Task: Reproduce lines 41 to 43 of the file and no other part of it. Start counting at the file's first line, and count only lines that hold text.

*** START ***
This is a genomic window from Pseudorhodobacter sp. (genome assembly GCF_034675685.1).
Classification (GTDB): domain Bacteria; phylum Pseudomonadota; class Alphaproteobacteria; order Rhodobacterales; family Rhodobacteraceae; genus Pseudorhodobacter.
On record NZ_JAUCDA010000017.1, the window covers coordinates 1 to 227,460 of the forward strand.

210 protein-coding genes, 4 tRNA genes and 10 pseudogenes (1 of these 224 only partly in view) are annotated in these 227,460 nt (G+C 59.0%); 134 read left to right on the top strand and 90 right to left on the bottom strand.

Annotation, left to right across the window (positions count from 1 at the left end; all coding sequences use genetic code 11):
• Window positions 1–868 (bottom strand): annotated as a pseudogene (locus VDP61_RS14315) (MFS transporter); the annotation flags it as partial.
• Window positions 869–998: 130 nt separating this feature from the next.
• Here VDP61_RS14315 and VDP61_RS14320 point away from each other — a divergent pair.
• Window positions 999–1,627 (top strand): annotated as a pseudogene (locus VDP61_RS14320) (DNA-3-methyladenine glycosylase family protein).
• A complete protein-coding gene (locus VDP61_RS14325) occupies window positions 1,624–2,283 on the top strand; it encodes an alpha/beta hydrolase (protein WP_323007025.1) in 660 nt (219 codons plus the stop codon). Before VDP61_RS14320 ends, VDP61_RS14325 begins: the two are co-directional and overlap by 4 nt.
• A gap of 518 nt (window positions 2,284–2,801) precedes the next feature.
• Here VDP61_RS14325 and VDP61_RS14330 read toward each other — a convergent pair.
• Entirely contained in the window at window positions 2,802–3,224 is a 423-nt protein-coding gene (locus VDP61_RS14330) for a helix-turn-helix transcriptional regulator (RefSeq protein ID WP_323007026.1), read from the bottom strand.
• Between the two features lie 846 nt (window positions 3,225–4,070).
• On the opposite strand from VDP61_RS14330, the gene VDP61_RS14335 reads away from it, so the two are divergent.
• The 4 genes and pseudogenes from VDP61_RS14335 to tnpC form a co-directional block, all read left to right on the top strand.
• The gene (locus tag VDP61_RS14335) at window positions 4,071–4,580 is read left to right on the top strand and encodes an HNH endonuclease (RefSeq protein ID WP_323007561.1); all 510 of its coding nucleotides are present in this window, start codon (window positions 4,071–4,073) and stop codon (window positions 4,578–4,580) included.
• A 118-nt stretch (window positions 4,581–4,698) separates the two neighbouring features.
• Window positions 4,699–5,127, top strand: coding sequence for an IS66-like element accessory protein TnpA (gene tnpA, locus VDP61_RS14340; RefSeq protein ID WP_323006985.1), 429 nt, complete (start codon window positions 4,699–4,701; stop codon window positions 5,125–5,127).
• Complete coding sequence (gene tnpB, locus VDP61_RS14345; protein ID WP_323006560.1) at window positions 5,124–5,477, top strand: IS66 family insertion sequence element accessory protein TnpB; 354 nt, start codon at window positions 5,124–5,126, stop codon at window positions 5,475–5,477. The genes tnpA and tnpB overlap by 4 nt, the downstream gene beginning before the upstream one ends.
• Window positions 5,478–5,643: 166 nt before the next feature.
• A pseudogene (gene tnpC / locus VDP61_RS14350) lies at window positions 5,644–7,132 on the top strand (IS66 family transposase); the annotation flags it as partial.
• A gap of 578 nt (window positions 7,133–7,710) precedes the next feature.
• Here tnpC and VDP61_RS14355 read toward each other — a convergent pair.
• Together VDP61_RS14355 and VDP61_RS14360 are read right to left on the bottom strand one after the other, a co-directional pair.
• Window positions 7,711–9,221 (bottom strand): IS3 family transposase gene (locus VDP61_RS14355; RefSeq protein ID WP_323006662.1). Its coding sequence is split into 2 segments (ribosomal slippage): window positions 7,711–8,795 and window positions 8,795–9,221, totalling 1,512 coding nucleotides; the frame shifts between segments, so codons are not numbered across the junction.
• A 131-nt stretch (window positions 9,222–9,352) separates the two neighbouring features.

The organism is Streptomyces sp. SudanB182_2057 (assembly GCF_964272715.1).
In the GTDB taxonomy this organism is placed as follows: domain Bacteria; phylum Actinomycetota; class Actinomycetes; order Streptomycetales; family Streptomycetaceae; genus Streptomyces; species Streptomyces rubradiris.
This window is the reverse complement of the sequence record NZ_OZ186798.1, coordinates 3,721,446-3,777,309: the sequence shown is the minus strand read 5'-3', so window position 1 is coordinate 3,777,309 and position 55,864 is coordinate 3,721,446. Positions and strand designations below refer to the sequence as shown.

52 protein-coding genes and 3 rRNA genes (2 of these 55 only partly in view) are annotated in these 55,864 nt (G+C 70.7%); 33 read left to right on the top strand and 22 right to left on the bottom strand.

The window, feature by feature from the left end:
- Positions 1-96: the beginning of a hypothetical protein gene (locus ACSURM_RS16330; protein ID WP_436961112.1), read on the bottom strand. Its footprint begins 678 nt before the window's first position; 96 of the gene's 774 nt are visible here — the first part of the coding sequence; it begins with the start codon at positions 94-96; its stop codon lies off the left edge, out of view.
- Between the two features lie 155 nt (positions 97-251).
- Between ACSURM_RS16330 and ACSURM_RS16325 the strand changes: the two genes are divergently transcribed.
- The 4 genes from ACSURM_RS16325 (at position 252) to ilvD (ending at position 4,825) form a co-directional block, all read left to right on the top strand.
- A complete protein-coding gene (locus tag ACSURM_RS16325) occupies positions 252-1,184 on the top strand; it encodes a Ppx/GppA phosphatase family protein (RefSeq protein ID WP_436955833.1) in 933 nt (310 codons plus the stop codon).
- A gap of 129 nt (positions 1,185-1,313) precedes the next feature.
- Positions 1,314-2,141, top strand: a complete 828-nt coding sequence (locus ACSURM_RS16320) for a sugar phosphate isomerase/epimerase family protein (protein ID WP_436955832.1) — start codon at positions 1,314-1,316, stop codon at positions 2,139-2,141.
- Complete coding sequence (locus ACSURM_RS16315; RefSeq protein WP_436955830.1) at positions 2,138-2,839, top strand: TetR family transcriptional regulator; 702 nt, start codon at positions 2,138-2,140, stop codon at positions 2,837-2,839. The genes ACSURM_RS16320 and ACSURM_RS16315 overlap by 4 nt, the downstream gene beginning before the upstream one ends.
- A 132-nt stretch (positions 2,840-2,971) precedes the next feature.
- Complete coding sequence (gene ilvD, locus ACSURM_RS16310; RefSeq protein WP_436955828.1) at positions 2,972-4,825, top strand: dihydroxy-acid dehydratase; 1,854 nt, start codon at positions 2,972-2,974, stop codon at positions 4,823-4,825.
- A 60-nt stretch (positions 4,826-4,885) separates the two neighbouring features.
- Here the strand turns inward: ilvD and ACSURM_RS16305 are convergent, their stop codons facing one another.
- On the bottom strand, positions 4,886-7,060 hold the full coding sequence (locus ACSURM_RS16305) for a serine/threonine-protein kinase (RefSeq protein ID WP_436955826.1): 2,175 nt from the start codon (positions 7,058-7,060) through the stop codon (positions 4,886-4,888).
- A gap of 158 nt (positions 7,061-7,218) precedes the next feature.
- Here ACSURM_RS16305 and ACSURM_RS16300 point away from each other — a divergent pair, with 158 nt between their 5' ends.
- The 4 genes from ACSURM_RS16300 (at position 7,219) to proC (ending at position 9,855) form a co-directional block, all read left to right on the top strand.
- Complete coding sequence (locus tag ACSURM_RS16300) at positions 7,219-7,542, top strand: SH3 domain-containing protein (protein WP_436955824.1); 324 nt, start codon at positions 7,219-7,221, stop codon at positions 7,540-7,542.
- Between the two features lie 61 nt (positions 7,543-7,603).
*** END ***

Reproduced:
- A 132-nt stretch (positions 2,840-2,971) precedes the next feature.
- Complete coding sequence (gene ilvD, locus ACSURM_RS16310; RefSeq protein WP_436955828.1) at positions 2,972-4,825, top strand: dihydroxy-acid dehydratase; 1,854 nt, start codon at positions 2,972-2,974, stop codon at positions 4,823-4,825.
- A 60-nt stretch (positions 4,826-4,885) separates the two neighbouring features.